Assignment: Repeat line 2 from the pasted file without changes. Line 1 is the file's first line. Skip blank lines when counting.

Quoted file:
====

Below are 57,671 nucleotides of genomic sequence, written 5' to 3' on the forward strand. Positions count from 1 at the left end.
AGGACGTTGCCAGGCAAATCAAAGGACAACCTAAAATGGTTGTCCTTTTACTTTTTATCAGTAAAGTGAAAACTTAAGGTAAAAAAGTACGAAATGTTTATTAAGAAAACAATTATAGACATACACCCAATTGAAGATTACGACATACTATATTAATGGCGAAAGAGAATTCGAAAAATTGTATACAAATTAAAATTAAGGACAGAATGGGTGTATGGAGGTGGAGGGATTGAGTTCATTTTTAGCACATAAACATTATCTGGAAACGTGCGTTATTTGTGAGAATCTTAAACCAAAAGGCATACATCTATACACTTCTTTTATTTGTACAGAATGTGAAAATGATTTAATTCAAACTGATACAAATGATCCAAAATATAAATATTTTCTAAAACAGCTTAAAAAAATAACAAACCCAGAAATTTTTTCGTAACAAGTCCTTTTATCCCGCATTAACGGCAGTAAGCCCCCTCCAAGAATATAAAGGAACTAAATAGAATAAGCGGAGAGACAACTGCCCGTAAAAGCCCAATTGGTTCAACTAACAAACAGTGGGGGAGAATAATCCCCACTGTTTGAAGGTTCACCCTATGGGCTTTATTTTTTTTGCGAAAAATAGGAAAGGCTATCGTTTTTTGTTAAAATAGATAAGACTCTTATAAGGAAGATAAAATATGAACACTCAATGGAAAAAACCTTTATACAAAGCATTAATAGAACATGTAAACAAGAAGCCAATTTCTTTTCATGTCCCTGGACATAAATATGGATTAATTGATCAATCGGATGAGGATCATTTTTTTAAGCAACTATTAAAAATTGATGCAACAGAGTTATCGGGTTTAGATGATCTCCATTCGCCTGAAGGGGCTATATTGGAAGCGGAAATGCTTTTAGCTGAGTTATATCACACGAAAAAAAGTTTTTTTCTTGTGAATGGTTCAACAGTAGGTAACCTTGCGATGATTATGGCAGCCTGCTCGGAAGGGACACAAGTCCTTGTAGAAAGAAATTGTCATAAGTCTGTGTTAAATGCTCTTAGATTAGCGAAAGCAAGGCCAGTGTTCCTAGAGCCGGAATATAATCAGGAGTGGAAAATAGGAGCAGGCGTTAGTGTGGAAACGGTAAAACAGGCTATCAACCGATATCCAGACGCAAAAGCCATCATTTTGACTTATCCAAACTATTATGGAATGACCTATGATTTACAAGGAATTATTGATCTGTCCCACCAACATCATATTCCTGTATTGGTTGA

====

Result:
AGGACGTTGCCAGGCAAATCAAAGGACAACCTAAAATGGTTGTCCTTTTACTTTTTATCAGTAAAGTGAAAACTTAAGGTAAAAAAGTACGAAATGTTTATTAAGAAAACAATTATAGACATACACCCAATTGAAGATTACGACATACTATATTAATGGCGAAAGAGAATTCGAAAAATTGTATACAAATTAAAATTAAGGACAGAATGGGTGTATGGAGGTGGAGGGATTGAGTTCATTTTTAGCACATAAACATTATCTGGAAACGTGCGTTATTTGTGAGAATCTTAAACCAAAAGGCATACATCTATACACTTCTTTTATTTGTACAGAATGTGAAAATGATTTAATTCAAACTGATACAAATGATCCAAAATATAAATATTTTCTAAAACAGCTTAAAAAAATAACAAACCCAGAAATTTTTTCGTAACAAGTCCTTTTATCCCGCATTAACGGCAGTAAGCCCCCTCCAAGAATATAAAGGAACTAAATAGAATAAGCGGAGAGACAACTGCCCGTAAAAGCCCAATTGGTTCAACTAACAAACAGTGGGGGAGAATAATCCCCACTGTTTGAAGGTTCACCCTATGGGCTTTATTTTTTTTGCGAAAAATAGGAAAGGCTATCGTTTTTTGTTAAAATAGATAAGACTCTTATAAGGAAGATAAAATATGAACACTCAATGGAAAAAACCTTTATACAAAGCATTAATAGAACATGTAAACAAGAAGCCAATTTCTTTTCATGTCCCTGGACATAAATATGGATTAATTGATCAATCGGATGAGGATCATTTTTTTAAGCAACTATTAAAAATTGATGCAACAGAGTTATCGGGTTTAGATGATCTCCATTCGCCTGAAGGGGCTATATTGGAAGCGGAAATGCTTTTAGCTGAGTTATATCACACGAAAAAAAGTTTTTTTCTTGTGAATGGTTCAACAGTAGGTAACCTTGCGATGATTATGGCAGCCTGCTCGGAAGGGACACAAGTCCTTGTAGAAAGAAATTGTCATAAGTCTGTGTTAAATGCTCTTAGATTAGCGAAAGCAAGGCCAGTGTTCCTAGAGCCGGAATATAATCAGGAGTGGAAAATAGGAGCAGGCGTTAGTGTGGAAACGGTAAAACAGGCTATCAACCGATATCCAGACGCAAAAGCCATCATTTTGACTTATCCAAACTATTATGGAATGACCTATGATTTACAAGGAATTATTGATCTGTCCCACCAACATCATATTCCTGTATTGGTTGA